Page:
Evaluation of Ready-to-eat Polyethylene Packed Pawpaw (Carica papaya) for the Presence of Antibiotic Resistant Escherichia species
Journal of Advances in Biology & Biotechnology,
Aims: The study examined ready-to-eat cut polyethylene packed pawpaw (Carica papaya) sold in the University of Port Harcourt community for the presence of antibiotic resistant Escherichia species.
Study Design: The samples were randomly purchased from vendors, who openly display them in trays and composite analysed in duplicate.
Place and Duration of Study: Department of Microbiology, University of Port Harcourt between January and June 2015.
Methodology: A total of 50 ready-to-eat polyethylene packed pawpaw were examined for the presence of presumptive E. coli 0157:H7 and non-0157:H7 E. coli, using MacConkey-Sorbitol agar and eosin methylene blue agar. Isolated were confirmed on the basis of cultural morphology, physiology and biochemical characteristics. Screening for antibiotic susceptibility was done using the disk diffusion method involving Mueller Hinton agar.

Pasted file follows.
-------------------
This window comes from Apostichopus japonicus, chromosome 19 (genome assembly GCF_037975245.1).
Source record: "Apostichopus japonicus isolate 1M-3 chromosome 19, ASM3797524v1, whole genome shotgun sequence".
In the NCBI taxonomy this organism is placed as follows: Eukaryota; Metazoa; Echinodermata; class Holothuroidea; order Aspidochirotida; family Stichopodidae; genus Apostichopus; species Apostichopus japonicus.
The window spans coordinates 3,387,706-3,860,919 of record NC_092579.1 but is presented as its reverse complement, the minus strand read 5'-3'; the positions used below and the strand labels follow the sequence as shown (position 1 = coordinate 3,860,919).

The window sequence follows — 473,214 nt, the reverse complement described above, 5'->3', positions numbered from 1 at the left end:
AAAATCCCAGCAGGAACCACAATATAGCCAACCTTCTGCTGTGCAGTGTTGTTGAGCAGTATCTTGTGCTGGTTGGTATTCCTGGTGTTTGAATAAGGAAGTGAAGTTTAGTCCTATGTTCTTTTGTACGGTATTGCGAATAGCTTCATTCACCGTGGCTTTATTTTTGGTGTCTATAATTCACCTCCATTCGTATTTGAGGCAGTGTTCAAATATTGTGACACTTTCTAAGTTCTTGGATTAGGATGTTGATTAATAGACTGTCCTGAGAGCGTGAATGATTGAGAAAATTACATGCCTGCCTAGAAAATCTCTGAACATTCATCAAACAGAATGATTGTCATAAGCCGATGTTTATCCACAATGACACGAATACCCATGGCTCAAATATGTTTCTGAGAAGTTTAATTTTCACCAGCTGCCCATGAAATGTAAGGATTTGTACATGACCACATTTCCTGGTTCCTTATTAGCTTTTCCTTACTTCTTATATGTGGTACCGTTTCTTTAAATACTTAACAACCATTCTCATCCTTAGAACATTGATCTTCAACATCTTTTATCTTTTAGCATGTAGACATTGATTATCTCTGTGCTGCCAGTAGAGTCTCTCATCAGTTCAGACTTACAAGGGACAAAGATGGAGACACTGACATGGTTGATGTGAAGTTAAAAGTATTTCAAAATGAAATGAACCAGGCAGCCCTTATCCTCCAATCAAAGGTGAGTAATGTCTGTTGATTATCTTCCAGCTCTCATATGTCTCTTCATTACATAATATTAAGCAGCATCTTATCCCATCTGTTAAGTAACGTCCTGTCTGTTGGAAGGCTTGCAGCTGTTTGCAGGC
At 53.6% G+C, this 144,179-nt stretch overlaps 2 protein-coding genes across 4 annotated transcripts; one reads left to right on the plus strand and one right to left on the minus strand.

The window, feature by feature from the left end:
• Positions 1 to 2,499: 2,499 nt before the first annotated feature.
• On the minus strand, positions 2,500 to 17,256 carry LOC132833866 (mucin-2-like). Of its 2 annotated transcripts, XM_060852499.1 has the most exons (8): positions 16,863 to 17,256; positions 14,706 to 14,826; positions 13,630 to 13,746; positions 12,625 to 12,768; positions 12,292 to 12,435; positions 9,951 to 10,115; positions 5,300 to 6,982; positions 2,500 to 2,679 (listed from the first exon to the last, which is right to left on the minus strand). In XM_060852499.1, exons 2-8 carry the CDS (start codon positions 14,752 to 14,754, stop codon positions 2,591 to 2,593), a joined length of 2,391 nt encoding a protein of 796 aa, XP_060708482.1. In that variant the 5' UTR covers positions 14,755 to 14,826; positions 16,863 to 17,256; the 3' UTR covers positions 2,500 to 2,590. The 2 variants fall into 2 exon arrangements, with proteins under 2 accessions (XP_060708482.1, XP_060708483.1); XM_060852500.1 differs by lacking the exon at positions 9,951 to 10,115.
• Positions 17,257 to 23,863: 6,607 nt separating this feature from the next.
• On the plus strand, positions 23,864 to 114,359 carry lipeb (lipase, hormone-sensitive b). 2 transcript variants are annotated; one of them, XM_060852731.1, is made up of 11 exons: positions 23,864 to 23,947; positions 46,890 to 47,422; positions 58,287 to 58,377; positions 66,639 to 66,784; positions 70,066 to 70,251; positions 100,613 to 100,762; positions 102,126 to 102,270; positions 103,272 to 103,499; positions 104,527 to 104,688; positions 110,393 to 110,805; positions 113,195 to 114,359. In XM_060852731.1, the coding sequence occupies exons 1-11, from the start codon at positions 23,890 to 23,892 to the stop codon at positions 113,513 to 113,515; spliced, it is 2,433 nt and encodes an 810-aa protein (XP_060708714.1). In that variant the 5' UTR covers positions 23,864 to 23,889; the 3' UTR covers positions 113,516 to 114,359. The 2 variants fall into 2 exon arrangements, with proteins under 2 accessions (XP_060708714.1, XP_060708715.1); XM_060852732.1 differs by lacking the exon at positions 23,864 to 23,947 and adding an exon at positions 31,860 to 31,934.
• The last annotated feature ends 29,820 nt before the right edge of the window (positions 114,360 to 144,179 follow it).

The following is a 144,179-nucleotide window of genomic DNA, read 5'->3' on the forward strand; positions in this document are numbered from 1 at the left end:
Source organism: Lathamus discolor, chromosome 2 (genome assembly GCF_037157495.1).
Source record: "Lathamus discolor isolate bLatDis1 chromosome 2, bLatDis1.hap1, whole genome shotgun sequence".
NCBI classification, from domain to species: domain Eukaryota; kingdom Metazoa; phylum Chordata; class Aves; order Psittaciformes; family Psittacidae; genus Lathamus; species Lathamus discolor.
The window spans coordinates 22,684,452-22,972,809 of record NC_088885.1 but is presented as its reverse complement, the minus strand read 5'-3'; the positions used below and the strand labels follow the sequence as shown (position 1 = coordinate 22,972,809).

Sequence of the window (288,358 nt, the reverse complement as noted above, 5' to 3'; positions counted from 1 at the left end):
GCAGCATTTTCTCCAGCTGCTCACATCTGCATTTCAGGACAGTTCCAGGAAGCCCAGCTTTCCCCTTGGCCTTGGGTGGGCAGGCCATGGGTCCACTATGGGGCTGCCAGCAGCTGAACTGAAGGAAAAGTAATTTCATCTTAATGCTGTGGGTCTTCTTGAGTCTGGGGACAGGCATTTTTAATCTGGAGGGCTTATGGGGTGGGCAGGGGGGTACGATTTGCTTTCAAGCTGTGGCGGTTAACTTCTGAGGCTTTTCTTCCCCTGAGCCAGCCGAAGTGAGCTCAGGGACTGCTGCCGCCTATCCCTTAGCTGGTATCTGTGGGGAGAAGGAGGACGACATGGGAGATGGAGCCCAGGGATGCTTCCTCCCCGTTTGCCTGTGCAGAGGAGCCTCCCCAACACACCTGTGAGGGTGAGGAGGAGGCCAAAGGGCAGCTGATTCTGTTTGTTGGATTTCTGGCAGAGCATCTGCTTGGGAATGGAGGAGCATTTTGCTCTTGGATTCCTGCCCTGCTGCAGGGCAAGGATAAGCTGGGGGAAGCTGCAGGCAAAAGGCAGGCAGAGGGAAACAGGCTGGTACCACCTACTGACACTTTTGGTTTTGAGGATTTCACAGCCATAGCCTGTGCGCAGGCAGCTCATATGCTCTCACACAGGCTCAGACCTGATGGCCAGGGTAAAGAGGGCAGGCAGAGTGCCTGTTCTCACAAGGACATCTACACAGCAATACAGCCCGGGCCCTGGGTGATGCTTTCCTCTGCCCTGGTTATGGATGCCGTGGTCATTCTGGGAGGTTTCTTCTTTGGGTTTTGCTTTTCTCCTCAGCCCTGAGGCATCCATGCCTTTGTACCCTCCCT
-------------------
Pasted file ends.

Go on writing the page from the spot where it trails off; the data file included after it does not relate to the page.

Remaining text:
Results: Of the 50 samples examined, 34 (68%) were positive for Escherichia species, with counts ranging from 1.6 to 3.5 ×104 cfu/g. Presumptive 0157:H7 E. coli accounted for 5.88% while non-0157:H7 E. coli accounted for 94.12%. The resulting isolates showed varying resistance to augumentin (5.88%), amoxicillin (97.06%), cloxacillin (73.53%), cotrimoxazole (95.58%), erythromycin (5.88%), gentamicin (14.71%), nitrofurantoin (85.29%) and tetracycline (58.82%).
Conclusion: The study clearly reveals that consumption of ready-to-eat cut pawpaw from vendors can be a potential risk for food borne outbreaks because of their contamination level by E. coli and the variable resistance patterns in response to different antibiotics used in the study.